Nova Scotia

National Aboriginal Hockey Championships to be held in Mi'kmaq community for 1st time

For the first time, the National Aboriginal Hockey Championships are being held in a Mi'kmaq community. 20 teams of elite bantam- and midget-aged players will be in Membertou this weekend to play in the community's new sports centre.

About 600 elite aboriginal hockey players from across the country will be in Membertou this weekend

Membertou Chief Terry Paul, left, and event organizer Gerard McPhee hope day passes for $5 will bring lots of people to the rink to watch the elite hockey. (Joan Weeks/ CBC)

Elite Indigenous hockey players from across Canada are in Membertou, N.S., this weekend for the National Aboriginal Hockey Championships. 

The event is described as a focal point for grassroots and regional hockey development.

This is the first time the championships have been held in a Mi'kmaq community, said Membertou Chief Terry Paul. "We're very proud of that."

The championships showcase the abilities of the best bantam and midget-aged Indigenous players from across Canada.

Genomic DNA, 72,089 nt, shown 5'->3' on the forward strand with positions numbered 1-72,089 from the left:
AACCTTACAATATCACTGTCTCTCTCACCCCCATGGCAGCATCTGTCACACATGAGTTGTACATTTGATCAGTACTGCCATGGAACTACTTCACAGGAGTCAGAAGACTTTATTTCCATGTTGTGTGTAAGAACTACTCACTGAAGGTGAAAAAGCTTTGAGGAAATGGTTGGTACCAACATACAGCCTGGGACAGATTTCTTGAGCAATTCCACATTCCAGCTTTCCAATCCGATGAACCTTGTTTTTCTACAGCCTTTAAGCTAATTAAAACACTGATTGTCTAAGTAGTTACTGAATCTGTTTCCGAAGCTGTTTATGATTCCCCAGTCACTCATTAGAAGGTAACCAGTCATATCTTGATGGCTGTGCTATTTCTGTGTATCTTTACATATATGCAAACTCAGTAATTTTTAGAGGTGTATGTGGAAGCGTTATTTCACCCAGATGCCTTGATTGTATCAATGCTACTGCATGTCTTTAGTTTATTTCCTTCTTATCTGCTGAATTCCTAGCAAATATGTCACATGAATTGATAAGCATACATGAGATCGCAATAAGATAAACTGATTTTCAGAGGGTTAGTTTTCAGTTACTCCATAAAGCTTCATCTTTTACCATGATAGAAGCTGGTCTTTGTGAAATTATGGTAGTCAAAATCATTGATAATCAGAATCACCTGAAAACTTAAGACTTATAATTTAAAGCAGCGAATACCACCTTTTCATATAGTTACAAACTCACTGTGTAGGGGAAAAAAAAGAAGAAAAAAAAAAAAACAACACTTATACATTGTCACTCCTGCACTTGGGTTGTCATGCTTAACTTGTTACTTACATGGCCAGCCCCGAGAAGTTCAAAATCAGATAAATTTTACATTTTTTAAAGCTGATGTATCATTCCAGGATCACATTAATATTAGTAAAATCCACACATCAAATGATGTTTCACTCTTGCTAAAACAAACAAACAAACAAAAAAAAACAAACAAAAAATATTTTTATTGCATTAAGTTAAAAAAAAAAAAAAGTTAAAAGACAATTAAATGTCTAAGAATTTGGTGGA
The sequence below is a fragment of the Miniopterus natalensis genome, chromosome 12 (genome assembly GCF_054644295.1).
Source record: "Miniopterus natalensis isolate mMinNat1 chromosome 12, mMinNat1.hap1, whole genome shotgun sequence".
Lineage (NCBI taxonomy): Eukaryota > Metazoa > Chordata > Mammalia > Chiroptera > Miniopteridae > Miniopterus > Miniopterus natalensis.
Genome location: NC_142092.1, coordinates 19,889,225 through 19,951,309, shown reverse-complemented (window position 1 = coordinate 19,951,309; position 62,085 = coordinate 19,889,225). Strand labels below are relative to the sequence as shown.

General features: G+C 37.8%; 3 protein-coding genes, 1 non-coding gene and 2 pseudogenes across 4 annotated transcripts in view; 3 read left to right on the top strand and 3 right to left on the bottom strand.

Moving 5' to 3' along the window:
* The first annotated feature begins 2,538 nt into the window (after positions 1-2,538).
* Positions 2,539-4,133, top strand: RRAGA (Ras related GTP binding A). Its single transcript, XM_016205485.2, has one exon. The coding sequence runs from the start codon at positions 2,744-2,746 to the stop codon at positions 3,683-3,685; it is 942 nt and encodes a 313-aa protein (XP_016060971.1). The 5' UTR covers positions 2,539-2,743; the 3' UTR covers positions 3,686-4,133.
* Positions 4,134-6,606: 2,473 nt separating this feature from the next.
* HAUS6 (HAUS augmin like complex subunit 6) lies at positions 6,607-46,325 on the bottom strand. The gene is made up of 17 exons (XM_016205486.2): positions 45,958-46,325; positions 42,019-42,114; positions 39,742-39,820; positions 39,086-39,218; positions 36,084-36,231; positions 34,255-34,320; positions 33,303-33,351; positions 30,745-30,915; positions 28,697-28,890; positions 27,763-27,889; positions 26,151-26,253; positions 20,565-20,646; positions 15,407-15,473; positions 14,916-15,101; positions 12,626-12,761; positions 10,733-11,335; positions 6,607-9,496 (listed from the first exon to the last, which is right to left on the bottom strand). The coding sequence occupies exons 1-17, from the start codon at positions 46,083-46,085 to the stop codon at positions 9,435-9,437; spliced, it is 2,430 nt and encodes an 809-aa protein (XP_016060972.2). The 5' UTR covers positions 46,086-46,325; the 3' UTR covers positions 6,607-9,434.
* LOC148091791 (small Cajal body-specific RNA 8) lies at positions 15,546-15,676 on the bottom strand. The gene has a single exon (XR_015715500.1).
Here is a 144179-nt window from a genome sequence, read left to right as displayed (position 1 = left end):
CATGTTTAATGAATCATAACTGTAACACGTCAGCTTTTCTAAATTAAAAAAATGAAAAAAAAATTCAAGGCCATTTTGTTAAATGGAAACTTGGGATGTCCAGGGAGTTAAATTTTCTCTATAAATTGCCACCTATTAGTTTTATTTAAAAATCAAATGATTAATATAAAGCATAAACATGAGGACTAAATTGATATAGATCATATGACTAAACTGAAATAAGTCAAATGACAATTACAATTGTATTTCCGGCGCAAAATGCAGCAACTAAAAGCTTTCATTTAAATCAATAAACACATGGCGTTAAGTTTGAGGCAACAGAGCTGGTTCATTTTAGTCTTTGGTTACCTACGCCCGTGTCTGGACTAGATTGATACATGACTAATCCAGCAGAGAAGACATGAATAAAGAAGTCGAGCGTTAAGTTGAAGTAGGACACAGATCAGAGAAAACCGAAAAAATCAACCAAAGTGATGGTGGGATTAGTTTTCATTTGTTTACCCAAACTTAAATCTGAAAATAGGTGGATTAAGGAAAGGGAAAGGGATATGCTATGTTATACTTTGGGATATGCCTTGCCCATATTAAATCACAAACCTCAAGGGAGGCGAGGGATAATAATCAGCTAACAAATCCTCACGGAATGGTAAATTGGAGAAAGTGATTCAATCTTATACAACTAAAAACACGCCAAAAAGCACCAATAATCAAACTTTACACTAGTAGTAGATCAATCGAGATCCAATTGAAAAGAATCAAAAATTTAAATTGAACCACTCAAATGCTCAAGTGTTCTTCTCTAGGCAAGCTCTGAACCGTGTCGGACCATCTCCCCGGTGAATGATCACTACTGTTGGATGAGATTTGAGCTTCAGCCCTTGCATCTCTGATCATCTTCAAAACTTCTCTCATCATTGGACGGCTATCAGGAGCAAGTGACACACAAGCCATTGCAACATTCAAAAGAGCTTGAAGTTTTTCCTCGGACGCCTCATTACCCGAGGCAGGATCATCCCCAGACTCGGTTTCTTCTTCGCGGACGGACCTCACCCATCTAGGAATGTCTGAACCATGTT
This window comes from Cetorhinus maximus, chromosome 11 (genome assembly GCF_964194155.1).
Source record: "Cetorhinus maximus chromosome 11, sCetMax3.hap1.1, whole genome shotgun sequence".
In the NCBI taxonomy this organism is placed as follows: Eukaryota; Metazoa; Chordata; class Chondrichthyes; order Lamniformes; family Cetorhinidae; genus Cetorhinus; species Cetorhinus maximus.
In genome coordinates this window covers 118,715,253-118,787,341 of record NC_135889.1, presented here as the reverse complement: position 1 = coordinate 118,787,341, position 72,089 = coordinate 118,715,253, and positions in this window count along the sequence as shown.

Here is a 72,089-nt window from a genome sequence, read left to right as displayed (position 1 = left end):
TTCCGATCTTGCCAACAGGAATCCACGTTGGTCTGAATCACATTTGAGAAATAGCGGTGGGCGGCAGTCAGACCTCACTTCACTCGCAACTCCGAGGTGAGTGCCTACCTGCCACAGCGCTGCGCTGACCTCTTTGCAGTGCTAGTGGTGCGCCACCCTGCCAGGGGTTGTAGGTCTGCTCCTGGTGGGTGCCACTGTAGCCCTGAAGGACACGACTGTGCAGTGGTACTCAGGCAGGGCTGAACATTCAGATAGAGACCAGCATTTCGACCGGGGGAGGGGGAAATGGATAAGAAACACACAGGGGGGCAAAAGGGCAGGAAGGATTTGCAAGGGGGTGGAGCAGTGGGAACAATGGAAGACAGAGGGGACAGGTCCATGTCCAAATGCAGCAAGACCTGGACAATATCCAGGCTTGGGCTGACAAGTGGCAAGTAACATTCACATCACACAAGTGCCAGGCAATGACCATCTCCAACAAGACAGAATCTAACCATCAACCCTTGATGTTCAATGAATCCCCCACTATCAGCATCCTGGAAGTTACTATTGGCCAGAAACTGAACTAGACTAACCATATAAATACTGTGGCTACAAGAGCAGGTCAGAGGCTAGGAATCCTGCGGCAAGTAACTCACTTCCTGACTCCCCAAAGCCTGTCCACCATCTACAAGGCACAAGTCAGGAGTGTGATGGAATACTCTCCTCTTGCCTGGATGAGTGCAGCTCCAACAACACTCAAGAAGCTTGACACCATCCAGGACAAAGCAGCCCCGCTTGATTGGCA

Paul said in total, about 600 athletes on 10 male and 10 female teams are taking part, with players from as far away as the Northwest Territories and as close as Eskasoni and Membertou.

Membertou's chief says the community's new sports centre helped bring a national hockey event to Cape Breton. (George Mortimer/CBC)

The head of the organizing committee, Gerard McPhee, said the level of play will be great to watch. 

"They are the very best aboriginal hockey players that are around. It's expected to be some strong hockey, so I think fans will be impressed." 

McPhee said it took about a year to develop the bid and then organize the event.

"They did a site visit before they awarded the games to us. They were very impressed."

Paul said Membertou's new Sports and Wellness Centre, with its two NHL-sized ice surfaces, helped seal the deal.

But Paul said it's not all about hockey.

Several events are planned to entertain participants, including workshops at the Membertou Heritage Park and a spring powwow. 

"We want to make sure they experience a very, very pleasurable and welcoming experience," said Paul. "We like people to think about it when they're back home and they will remember Cape Breton. This is where we want them to come back to."

About the Author

Joan Weeks

Reporter

Joan Weeks has been a reporter with CBC in Sydney for over a decade. Many of her stories are investigative with a focus on government spending and accountability, as well as health and economic issues important to Cape Breton.

With files from Information Morning